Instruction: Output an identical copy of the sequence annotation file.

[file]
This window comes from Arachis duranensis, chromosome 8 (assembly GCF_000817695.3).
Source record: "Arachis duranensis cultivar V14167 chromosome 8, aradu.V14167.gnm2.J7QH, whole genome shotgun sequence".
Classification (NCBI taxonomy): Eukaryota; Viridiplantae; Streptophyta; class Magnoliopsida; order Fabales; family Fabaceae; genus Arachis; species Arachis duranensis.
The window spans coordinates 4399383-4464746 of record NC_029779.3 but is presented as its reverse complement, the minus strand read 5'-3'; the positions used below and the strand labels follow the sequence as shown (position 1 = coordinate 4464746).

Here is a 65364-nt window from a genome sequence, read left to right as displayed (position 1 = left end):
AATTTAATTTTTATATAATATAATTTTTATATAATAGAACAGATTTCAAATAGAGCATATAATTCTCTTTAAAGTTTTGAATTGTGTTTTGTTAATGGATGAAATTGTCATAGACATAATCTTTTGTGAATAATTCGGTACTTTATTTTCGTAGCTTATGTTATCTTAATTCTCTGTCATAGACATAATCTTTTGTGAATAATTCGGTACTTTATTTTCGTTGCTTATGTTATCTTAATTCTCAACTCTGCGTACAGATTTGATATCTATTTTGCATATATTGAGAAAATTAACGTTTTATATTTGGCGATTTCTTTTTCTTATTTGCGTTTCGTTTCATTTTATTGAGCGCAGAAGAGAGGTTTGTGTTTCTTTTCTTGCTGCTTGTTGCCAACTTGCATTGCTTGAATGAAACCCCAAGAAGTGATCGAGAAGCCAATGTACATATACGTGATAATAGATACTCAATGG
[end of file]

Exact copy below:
This window comes from Arachis duranensis, chromosome 8 (assembly GCF_000817695.3).
Source record: "Arachis duranensis cultivar V14167 chromosome 8, aradu.V14167.gnm2.J7QH, whole genome shotgun sequence".
Classification (NCBI taxonomy): Eukaryota; Viridiplantae; Streptophyta; class Magnoliopsida; order Fabales; family Fabaceae; genus Arachis; species Arachis duranensis.
The window spans coordinates 4399383-4464746 of record NC_029779.3 but is presented as its reverse complement, the minus strand read 5'-3'; the positions used below and the strand labels follow the sequence as shown (position 1 = coordinate 4464746).

Here is a 65364-nt window from a genome sequence, read left to right as displayed (position 1 = left end):
AATTTAATTTTTATATAATATAATTTTTATATAATAGAACAGATTTCAAATAGAGCATATAATTCTCTTTAAAGTTTTGAATTGTGTTTTGTTAATGGATGAAATTGTCATAGACATAATCTTTTGTGAATAATTCGGTACTTTATTTTCGTAGCTTATGTTATCTTAATTCTCTGTCATAGACATAATCTTTTGTGAATAATTCGGTACTTTATTTTCGTTGCTTATGTTATCTTAATTCTCAACTCTGCGTACAGATTTGATATCTATTTTGCATATATTGAGAAAATTAACGTTTTATATTTGGCGATTTCTTTTTCTTATTTGCGTTTCGTTTCATTTTATTGAGCGCAGAAGAGAGGTTTGTGTTTCTTTTCTTGCTGCTTGTTGCCAACTTGCATTGCTTGAATGAAACCCCAAGAAGTGATCGAGAAGCCAATGTACATATACGTGATAATAGATACTCAATGG